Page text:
Parents of two victims of the 2010 red-shirt crackdown have submitted a petition to the Army Commander to halt military procurement for 3 years, prohibit officers from benefitting from excessive welfare and income, and contribute more to the state’s efforts to control Covid-19 and meet the public’s needs.
Left to right: Pansak and Phayao read the petition, then submit it along with a blue piggy bank through an army officer
On 24 April, Phayao Akhad and Pansak Srithep, parents of two victims of the 2010 state-led crackdown on the Red Shirt protests, went to the Royal Thai Army Headquarters to submit a petition to army chief Gen Apirat Kongsompong, calling for the military to give budget priority to Covid-19 control and relief policies.
Pansak read out the petition, saying that the ongoing army procurements are hampering state attempts to control the pandemic and meet dire public needs at a time of no imminent military threat.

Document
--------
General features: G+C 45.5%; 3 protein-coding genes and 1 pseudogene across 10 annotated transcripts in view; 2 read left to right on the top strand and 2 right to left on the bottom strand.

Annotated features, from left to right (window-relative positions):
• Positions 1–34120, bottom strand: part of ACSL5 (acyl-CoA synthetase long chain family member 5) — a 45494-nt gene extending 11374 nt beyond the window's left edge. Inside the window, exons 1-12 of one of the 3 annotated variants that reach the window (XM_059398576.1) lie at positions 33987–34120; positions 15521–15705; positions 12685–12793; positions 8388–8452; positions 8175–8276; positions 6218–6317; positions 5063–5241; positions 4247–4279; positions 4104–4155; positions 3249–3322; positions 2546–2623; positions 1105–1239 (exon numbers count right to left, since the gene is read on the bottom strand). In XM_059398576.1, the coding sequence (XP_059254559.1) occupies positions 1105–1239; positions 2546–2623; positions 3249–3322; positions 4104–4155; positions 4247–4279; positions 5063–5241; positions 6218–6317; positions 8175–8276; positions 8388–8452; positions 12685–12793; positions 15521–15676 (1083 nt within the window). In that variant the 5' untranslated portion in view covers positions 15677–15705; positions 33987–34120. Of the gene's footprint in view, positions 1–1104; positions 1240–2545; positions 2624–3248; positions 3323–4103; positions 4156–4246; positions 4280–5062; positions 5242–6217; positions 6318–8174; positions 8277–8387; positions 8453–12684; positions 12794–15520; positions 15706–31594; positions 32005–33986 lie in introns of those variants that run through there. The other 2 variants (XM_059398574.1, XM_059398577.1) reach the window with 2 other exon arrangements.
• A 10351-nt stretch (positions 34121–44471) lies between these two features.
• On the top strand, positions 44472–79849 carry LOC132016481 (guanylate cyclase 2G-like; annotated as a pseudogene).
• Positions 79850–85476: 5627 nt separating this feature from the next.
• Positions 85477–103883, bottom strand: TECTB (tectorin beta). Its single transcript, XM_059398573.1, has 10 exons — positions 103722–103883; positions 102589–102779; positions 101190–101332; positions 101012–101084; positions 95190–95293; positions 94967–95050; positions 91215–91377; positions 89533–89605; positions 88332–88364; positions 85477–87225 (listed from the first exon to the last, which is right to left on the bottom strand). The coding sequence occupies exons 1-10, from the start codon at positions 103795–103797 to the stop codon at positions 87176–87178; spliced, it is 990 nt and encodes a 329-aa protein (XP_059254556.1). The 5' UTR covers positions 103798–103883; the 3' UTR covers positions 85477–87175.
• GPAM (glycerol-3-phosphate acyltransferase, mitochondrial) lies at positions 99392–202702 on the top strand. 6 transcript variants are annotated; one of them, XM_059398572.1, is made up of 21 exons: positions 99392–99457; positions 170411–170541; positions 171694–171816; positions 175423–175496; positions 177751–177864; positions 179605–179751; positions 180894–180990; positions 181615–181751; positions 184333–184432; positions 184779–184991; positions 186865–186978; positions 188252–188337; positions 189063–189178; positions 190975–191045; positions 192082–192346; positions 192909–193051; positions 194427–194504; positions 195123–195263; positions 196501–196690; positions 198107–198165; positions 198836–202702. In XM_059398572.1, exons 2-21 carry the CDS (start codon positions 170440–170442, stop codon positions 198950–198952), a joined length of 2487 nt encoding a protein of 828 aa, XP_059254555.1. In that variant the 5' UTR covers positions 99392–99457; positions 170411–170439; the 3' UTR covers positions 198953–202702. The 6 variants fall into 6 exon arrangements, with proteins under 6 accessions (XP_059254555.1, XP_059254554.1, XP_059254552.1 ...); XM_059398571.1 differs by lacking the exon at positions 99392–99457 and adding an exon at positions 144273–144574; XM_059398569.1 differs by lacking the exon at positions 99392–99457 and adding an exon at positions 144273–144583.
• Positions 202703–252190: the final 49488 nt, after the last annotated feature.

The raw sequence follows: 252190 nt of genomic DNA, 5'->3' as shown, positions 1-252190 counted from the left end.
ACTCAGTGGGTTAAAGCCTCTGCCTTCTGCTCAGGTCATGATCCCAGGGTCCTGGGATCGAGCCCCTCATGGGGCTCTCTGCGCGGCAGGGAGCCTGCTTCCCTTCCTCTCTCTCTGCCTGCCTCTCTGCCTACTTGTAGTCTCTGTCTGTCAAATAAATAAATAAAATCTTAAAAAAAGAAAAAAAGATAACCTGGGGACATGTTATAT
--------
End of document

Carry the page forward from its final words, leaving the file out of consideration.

The petition calls for a 3-year halt to procurement and the return of the budget to the state to be reallocated for medical procurement and relief funds.
The petition also calls for military personnel to refrain from benefitting from excessive welfare and income, to halt needless expenditure, and to not violate the people's rights and freedoms more than necessary.
If any procurement is necessary, says the petition, the military must present its case before parliament.
The Thai military become the target for public frustration this week when it was revealed that the military was proceeding with procurements despite the government’s call for ministries to return a portion of their budget to the Treasury so that it could be reallocated toward resolving the public health crisis.
On 21 April, the Royal Thai Army (RTA) Ordnance Department published notification that it would purchase 50 Stryker armoured vehicles from the US for 4,500 million baht. Gen Apirat later postponed this but still has other 5,850m baht of procurements planned.
The Ministry of Defence was allocated a 2,300 billion baht budget in the 2020 fiscal year.